by Jerry O’Driscoll
The Weekend Wall Street Journal has a front-page article on labor mismatch: “Help Wanted: In Unexpected Twist, Some Skilled Jobs Go Begging.” It focuses on the problems that the Union Pacific Railroad is experiencing trying to hire skilled workers to keep the trains rolling. These include electricians who work on diesel engines.
It is a widespread problem: the article reports survey results showing that 83 percent of manufacturers reported a moderate or severe shortage of skilled production workers. The shortages include such categories as machinists. Wages for skilled labor are rising, in some cases at double-digit rates.
Unskilled labor is complementary to skilled labor. If skilled labor cannot be hired, there is no demand for unskilled labor. Some firms report that the inability to hire needed workers is their greatest impediment to growing their business.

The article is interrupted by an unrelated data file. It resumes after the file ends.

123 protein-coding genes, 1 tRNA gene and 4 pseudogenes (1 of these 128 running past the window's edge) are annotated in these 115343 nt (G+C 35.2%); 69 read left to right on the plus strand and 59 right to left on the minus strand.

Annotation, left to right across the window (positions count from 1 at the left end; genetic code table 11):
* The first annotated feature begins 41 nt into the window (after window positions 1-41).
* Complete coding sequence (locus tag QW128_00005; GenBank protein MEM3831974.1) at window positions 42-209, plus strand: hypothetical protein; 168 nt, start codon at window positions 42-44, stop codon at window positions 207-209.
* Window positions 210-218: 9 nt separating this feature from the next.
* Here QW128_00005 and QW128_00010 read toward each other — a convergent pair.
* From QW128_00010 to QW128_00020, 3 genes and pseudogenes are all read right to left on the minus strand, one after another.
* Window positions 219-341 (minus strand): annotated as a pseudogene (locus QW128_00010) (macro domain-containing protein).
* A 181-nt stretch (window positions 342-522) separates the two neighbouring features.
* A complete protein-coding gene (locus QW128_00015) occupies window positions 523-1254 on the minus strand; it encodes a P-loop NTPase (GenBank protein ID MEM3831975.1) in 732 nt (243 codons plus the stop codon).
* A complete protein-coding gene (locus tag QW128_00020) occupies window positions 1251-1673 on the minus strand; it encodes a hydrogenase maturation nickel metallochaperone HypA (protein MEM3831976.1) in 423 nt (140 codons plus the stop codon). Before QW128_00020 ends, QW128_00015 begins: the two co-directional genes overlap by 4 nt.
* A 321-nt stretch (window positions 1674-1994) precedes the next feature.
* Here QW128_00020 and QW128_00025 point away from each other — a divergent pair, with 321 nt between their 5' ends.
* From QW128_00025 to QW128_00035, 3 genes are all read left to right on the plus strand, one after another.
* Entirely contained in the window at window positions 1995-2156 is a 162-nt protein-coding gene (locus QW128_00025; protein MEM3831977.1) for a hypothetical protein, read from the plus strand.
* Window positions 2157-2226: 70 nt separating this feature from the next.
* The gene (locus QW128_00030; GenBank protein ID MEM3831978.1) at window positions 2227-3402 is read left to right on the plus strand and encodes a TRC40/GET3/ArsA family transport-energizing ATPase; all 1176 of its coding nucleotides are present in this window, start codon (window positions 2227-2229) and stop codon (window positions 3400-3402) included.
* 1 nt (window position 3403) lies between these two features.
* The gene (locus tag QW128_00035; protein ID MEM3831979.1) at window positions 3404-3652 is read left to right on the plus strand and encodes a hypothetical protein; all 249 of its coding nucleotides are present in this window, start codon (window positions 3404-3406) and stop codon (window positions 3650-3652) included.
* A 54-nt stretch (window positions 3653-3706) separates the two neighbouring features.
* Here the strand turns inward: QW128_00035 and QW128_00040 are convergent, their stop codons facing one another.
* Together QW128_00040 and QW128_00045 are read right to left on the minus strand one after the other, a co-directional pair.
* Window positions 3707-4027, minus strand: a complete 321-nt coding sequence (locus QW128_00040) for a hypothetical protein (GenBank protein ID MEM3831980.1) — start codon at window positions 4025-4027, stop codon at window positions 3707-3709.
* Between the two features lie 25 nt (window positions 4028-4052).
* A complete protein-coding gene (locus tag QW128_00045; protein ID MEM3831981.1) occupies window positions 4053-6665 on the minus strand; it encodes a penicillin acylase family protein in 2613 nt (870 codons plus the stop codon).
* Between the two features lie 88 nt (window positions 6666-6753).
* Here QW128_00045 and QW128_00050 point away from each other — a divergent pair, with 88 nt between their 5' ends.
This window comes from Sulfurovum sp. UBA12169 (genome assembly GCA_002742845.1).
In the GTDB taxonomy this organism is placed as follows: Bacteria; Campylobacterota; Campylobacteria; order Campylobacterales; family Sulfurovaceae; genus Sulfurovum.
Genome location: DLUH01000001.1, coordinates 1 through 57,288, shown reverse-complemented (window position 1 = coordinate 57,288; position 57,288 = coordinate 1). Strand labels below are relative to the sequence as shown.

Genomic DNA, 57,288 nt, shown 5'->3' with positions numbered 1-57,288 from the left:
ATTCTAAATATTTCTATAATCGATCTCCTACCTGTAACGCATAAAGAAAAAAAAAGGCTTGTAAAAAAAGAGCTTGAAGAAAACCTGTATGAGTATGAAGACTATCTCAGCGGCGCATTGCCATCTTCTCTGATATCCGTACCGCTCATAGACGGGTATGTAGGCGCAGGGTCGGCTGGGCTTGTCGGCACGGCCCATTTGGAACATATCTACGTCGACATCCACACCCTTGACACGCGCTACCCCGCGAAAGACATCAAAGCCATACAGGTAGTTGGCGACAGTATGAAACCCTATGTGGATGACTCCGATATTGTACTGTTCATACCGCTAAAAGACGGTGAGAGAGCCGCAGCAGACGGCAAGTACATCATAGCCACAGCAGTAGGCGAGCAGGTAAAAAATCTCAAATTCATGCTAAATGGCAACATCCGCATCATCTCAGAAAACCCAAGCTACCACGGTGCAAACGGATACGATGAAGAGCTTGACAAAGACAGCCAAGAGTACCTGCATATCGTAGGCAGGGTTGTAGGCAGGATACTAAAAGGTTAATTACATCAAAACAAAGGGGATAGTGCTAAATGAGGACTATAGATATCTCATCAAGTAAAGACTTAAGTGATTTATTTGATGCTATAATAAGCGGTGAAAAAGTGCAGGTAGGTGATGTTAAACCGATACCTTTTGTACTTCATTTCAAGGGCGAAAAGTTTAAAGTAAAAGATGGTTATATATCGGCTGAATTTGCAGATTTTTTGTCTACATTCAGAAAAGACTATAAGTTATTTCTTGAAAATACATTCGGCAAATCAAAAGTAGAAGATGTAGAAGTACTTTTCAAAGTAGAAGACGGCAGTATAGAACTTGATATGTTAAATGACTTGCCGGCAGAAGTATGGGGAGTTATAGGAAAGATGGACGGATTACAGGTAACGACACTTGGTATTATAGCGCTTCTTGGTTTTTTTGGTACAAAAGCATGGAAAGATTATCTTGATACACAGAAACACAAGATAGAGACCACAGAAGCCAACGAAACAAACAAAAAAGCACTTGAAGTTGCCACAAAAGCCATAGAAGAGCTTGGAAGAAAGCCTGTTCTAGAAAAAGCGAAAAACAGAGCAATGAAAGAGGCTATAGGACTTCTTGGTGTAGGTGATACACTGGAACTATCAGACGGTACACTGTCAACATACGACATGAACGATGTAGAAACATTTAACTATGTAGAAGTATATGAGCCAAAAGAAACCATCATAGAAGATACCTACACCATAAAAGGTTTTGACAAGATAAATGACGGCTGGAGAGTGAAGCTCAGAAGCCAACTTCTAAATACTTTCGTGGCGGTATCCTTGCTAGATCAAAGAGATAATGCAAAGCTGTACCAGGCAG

Malinvestment in labor markets is the counterpart to malinvestment in capital goods. Higher education is a bubble, and colleges churn out graduates with degrees that have no application in the workplace. Student borrowing to acquire such degrees is malinvestment in the same way that constructions loans to build homes in Las Vegas was malinvestment.
There is no mechanism by which lowering interest rates (“monetary stimulus”) or spending money on public workers (“fiscal stimulus”) is going to cure the problem. Labor mismatch is a manifestation of a coordination failure, just as malinvestment in capital goods is a manifestation of a coordination failure. It is a microeconomic problem.